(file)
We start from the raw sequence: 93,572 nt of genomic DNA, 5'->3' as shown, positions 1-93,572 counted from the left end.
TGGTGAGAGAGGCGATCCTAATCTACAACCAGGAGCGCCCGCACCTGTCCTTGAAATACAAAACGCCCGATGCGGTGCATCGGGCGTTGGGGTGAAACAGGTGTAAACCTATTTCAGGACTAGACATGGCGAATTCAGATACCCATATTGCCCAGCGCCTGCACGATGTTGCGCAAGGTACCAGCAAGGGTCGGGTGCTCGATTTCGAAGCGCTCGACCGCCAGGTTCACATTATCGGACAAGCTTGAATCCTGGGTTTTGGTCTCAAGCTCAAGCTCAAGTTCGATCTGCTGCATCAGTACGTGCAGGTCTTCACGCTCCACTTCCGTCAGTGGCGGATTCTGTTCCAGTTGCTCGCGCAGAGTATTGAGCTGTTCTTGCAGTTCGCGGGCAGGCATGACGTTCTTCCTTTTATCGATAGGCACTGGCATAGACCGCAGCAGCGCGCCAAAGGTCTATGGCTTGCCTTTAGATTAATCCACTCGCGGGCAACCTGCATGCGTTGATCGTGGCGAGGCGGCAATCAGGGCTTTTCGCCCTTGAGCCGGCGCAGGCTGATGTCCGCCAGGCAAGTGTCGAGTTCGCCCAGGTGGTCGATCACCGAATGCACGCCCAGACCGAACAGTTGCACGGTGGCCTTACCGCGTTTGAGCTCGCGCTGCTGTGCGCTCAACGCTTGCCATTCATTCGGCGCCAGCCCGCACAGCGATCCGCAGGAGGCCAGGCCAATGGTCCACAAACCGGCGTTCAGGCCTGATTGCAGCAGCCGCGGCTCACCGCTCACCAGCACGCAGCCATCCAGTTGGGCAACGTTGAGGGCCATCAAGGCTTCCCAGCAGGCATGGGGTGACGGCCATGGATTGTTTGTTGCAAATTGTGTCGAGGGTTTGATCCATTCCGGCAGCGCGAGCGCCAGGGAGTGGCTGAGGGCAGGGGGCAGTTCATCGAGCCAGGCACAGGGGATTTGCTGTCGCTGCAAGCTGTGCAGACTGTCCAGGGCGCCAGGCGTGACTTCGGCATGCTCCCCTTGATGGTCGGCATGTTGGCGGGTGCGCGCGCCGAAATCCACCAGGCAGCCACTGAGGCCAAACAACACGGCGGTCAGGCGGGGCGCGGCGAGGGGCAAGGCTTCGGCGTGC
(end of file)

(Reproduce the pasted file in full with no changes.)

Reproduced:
We start from the raw sequence: 93,572 nt of genomic DNA, 5'->3' as shown, positions 1-93,572 counted from the left end.
TGGTGAGAGAGGCGATCCTAATCTACAACCAGGAGCGCCCGCACCTGTCCTTGAAATACAAAACGCCCGATGCGGTGCATCGGGCGTTGGGGTGAAACAGGTGTAAACCTATTTCAGGACTAGACATGGCGAATTCAGATACCCATATTGCCCAGCGCCTGCACGATGTTGCGCAAGGTACCAGCAAGGGTCGGGTGCTCGATTTCGAAGCGCTCGACCGCCAGGTTCACATTATCGGACAAGCTTGAATCCTGGGTTTTGGTCTCAAGCTCAAGCTCAAGTTCGATCTGCTGCATCAGTACGTGCAGGTCTTCACGCTCCACTTCCGTCAGTGGCGGATTCTGTTCCAGTTGCTCGCGCAGAGTATTGAGCTGTTCTTGCAGTTCGCGGGCAGGCATGACGTTCTTCCTTTTATCGATAGGCACTGGCATAGACCGCAGCAGCGCGCCAAAGGTCTATGGCTTGCCTTTAGATTAATCCACTCGCGGGCAACCTGCATGCGTTGATCGTGGCGAGGCGGCAATCAGGGCTTTTCGCCCTTGAGCCGGCGCAGGCTGATGTCCGCCAGGCAAGTGTCGAGTTCGCCCAGGTGGTCGATCACCGAATGCACGCCCAGACCGAACAGTTGCACGGTGGCCTTACCGCGTTTGAGCTCGCGCTGCTGTGCGCTCAACGCTTGCCATTCATTCGGCGCCAGCCCGCACAGCGATCCGCAGGAGGCCAGGCCAATGGTCCACAAACCGGCGTTCAGGCCTGATTGCAGCAGCCGCGGCTCACCGCTCACCAGCACGCAGCCATCCAGTTGGGCAACGTTGAGGGCCATCAAGGCTTCCCAGCAGGCATGGGGTGACGGCCATGGATTGTTTGTTGCAAATTGTGTCGAGGGTTTGATCCATTCCGGCAGCGCGAGCGCCAGGGAGTGGCTGAGGGCAGGGGGCAGTTCATCGAGCCAGGCACAGGGGATTTGCTGTCGCTGCAAGCTGTGCAGACTGTCCAGGGCGCCAGGCGTGACTTCGGCATGCTCCCCTTGATGGTCGGCATGTTGGCGGGTGCGCGCGCCGAAATCCACCAGGCAGCCACTGAGGCCAAACAACACGGCGGTCAGGCGGGGCGCGGCGAGGGGCAAGGCTTCGGCGTGC